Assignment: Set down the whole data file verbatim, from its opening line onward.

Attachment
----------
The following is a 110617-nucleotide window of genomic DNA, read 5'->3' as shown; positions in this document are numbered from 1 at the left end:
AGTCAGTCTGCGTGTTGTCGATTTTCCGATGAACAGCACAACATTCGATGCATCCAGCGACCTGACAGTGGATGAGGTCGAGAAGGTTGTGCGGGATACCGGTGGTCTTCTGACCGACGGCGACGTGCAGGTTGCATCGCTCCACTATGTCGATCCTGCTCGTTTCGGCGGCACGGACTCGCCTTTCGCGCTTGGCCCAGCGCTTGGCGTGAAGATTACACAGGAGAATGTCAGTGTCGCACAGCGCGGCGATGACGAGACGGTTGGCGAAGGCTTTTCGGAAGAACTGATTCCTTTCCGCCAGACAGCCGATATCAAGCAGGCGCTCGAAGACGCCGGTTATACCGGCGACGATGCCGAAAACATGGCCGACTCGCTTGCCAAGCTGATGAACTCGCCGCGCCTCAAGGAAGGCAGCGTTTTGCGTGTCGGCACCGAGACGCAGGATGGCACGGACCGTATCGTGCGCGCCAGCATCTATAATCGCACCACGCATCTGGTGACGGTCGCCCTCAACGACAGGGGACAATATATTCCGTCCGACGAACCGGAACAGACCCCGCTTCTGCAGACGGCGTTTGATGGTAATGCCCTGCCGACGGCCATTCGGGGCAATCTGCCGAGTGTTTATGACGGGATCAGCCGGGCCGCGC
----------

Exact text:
The following is a 110617-nucleotide window of genomic DNA, read 5'->3' as shown; positions in this document are numbered from 1 at the left end:
AGTCAGTCTGCGTGTTGTCGATTTTCCGATGAACAGCACAACATTCGATGCATCCAGCGACCTGACAGTGGATGAGGTCGAGAAGGTTGTGCGGGATACCGGTGGTCTTCTGACCGACGGCGACGTGCAGGTTGCATCGCTCCACTATGTCGATCCTGCTCGTTTCGGCGGCACGGACTCGCCTTTCGCGCTTGGCCCAGCGCTTGGCGTGAAGATTACACAGGAGAATGTCAGTGTCGCACAGCGCGGCGATGACGAGACGGTTGGCGAAGGCTTTTCGGAAGAACTGATTCCTTTCCGCCAGACAGCCGATATCAAGCAGGCGCTCGAAGACGCCGGTTATACCGGCGACGATGCCGAAAACATGGCCGACTCGCTTGCCAAGCTGATGAACTCGCCGCGCCTCAAGGAAGGCAGCGTTTTGCGTGTCGGCACCGAGACGCAGGATGGCACGGACCGTATCGTGCGCGCCAGCATCTATAATCGCACCACGCATCTGGTGACGGTCGCCCTCAACGACAGGGGACAATATATTCCGTCCGACGAACCGGAACAGACCCCGCTTCTGCAGACGGCGTTTGATGGTAATGCCCTGCCGACGGCCATTCGGGGCAATCTGCCGAGTGTTTATGACGGGATCAGCCGGGCCGCGC